Information literacy cooperation by design: Review of a guided collaboration between teaching and library faculty

Quill West


In 2009, librarians at Washington State’s community and technical colleges identified pre-college and basic skills classes as places where students could benefit from information literacy (IL) instruction.1 The overall goal of the Pre-College Information Literacy Research (PILR) project was to increase and improve IL instruction sessions in pre-college courses while evaluating student achievement of IL outcomes.

The project included many valuable tools to guide instructional collaboration, including a project-specific rubric for IL, guided assignment sheets, assessments of instruction and assignments, and guidelines for shared assessing of student achievement.2 By using these tools, librarians and instructional faculty members could arrive at a shared understanding of student achievement. Reviewing how faculty members and librarians responded to this aspect of the PILR project provides insight into building success into IL collaboration.

Need for collaboration in library instruction

Traditional library instruction is often completed with little collaboration between instructional and library faculty. Usually, a teacher contacts the librarian and requests a session that will help students complete a particular assignment. The librarian visits the class, teaches the skills that students will use for the particular assignment, and expresses how important it is for students to ask for help with research. These “one-shot” IL sessions are one way for librarians to reach students with important information about how and why libraries are used. While lessons like this can be effective, it is difficult for the librarian to assess whether in-class activities improve student success in the course or on future information-seeking endeavors.

Student searching behavior seems to support the idea that students don’t always take what is taught in one-shot instruction sessions to heart.

As Heather Groce notes, there is a discrepancy between a librarian’s preferred research methods and the way students approach their assignments, particularly as it relates to finding and using scholarly articles.3 After a review of literature, Groce notes that often, when students are assigned to use scholarly articles, they expect to find a broad summary of a topic in article databases that provide scholarly articles.4 This expectation on the part of students could be the result of teachers asking specifically for articles from databases without explaining the process of finding broader information in other sources before approaching databases.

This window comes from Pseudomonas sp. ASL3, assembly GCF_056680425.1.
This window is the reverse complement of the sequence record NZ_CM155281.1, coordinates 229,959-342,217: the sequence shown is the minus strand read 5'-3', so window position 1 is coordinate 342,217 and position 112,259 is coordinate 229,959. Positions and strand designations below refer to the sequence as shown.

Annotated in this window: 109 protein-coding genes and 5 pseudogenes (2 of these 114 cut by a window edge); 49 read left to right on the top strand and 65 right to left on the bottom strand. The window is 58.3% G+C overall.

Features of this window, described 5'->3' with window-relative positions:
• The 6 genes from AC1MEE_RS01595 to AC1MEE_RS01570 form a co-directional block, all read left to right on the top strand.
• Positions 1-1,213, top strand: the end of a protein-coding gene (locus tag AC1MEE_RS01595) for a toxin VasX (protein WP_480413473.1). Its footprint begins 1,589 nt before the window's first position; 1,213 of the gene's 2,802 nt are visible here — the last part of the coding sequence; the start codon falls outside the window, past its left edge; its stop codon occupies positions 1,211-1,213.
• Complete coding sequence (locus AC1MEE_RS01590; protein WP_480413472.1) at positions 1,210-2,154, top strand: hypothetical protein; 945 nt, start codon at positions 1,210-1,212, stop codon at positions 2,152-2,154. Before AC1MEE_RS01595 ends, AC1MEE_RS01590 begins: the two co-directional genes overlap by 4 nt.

The discrepancy between some students’ approach to research and more successful search methods, suggests that a librarian’s involvement in planning for the assignment is imperative. By getting involved in writing assignments librarians can ensure that students are able to make more effective decisions about why and how particular types of sources are used, just one of many IL outcomes that can be addressed when librarians and teaching faculty integrate outcomes.

The current thinking about IL instruction suggests that collaboration between librarians and faculty is necessary so that students have the best possible experience when searching and using information.

As Heidi L.M. Jacobs and Dale Jacobs recognized, a more successful model of IL incorporates the course outcomes and IL outcomes so that the librarian and teacher become a more cohesive team.5 When librarians and faculty members combine their goals and teach toward achieving cohesiveness that includes IL, the library and IL become an integral part of the institutional and student experience.

The PILR experience